Trans-Siberian Orchestra will release their new album, Letters From The Labyrinth, on November 13th via Universal Music. In a new interview with Live Journal, director Paul O’Neill talks about the new album. An excerpt follows:
Q: This album is a departure in that it’s your first non-rock opera. Can you explain about how the songs are separate units this time around, but all a part of a larger picture.
A: “We’re calling Letters From The Labyrinth a hybrid, an experiment. I’m giving the very first story, The Dash, and the very last story, The Dreams of Fireflies, the bedtime story that comes after “Lullaby Night,” now. All the other stories are going to arrive in between now and the next album and they’ll go up on the web site as time goes by.
“About fifteen years ago I received a letter in the mail that was sent to me by my grandmother before she had died. Somehow it got lost and I got it years after she sent it. So I figured, Letters from the Labyrinth. The labyrinth is where the Minotaur lived in Minos in Crete, I just thought, basically all these songs are going to go out and go on journeys and as their stories come back, we’ll put them up on the web site. If the songs are hits in their own ways, then great, but as we put the stories on it will give the songs an extra kick.
“There are songs that were great, but when I found out what they were about, it blew my mind. I always liked Red Hot Chili Peppers “Give it Away” and I think everyone thinks it’s about sex, but it’s not. He wrote it about materialistic things and I forgot where I read it, but I think he had a friend who gave up their possessions and it made their life so much easier. I liked the song before, but after I found out what it was really about I liked it even more.
“It’s a big experiment.
:But I’ll let these stories develop and as they come out and we write, the stories may change a little bit. But eventually, the letter that was sent out of the studio…. like I always say, bands are like marriages and songs are like children that you send out in to the world and you hope they do well. I decided to take it a step further where the songs send back letters on how they’re doing and those letters will become the story.”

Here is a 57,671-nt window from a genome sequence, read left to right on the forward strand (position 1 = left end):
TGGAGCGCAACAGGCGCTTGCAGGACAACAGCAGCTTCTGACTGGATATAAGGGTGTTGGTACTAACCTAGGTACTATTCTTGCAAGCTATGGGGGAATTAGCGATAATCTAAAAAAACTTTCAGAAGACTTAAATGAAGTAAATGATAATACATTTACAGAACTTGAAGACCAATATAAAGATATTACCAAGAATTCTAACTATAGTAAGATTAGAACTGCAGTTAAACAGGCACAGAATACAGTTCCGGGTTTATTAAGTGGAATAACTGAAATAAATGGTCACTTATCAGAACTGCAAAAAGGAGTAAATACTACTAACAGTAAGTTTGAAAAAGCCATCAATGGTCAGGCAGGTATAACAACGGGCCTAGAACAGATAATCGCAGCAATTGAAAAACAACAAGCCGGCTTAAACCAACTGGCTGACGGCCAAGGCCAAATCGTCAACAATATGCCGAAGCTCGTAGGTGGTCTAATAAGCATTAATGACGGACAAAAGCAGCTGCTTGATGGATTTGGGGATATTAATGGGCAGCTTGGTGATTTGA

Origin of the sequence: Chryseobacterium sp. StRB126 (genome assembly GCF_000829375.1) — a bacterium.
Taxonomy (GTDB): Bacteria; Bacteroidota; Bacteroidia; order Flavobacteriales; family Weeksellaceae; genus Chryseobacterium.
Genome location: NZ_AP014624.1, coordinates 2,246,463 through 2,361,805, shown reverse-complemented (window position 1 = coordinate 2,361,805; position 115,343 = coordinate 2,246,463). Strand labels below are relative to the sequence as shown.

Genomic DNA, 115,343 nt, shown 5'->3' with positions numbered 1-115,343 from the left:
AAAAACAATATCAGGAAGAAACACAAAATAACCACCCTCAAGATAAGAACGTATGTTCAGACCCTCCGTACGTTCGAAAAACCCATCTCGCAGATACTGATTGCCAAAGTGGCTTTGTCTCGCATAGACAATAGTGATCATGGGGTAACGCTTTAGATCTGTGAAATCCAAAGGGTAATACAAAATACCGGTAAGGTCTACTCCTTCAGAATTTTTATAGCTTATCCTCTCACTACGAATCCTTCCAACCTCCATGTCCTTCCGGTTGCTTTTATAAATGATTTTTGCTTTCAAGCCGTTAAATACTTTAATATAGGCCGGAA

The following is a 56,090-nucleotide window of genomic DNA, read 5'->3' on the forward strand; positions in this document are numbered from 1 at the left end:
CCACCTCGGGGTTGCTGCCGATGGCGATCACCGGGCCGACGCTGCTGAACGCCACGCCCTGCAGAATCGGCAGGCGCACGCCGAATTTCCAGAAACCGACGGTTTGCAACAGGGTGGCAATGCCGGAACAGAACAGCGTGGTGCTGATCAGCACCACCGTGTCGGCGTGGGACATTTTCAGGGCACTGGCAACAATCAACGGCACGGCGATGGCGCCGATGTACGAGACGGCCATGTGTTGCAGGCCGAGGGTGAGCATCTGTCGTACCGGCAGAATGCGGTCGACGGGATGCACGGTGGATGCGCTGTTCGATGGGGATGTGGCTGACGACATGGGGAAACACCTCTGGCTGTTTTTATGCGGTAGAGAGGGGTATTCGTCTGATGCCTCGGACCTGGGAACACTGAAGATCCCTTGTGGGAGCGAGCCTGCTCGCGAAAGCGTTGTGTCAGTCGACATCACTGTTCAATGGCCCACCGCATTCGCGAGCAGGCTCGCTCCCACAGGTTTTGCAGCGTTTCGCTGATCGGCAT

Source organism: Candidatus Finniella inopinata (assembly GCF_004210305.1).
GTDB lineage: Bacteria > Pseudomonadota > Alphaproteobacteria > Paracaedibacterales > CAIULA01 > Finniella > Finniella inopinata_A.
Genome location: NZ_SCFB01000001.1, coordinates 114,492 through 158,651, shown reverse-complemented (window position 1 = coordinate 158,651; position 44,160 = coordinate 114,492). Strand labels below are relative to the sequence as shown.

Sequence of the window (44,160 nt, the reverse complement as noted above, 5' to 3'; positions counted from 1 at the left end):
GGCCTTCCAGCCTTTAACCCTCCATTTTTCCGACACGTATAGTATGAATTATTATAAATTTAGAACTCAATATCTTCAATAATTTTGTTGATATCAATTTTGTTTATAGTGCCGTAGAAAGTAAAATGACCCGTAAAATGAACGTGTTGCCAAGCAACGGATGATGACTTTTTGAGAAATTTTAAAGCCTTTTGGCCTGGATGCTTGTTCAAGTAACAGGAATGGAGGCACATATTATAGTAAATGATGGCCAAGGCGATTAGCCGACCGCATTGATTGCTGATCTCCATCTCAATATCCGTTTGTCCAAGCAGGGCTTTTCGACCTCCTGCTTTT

Read more at Live Journal.
TSO has become one of the most successful stories in rock ‘n’ roll history. Defying the odds with each project, they continue to search for new and original ideas to bring to reality no matter how difficult the challenge. The TSO saga continues this year with a new album, Letters From The Labyrinth – yet another endeavor in creating something different. O’Neill’s inspiration for this album came out of his love for history.
As collector of antiquities and historical artifacts, he explains, “Over the years I have been able to read and hold in my hands letters from people that have inspired me and left a mark on civilization. People like Mark Twain, Ben Franklin, Thomas Edison, Orville Wright – when I actually held a letter in my hand that President Lincoln wrote, it brought me into his world in a way I could never have imagined.”
Letters From The Labyrinth finds a conceptually provocative song cycle pushing the proverbial envelope yet again – this time with what O’Neill calls TSO’s “first hybrid album”. The overall concept is based on TSO’s Night Castle (2009) and a dialogue between the wisdom of the past and the hopes for the future, via a correspondence between a child and an old friend of the child’s grandfather.
On Letters From The Labyrinth, TSO deals with subjects as broad as humanity’s journey through the ages (“Time & Distance”), and as specific as bullying (“Not The Same”), the fall of the Berlin Wall (“Prometheus”) and the world banking controversies (“Not Dead Yet”).
“I love making music and I love making it relevant,” O’Neill says. “I always believed the arts have a way of inspiring and uniting people. We try to maintain that tradition on the albums and all the other projects we do. I think that when everything else is falling apart, people look to the arts to help make sense of things and put the events they are experiencing into some kind of context.”
“Time And Distance (The Dash)”
“Madness Of Men”
“The Night Conceives”
“Forget About The Blame”
“Not Dead Yet”
“Not The Same”
“Who I Am”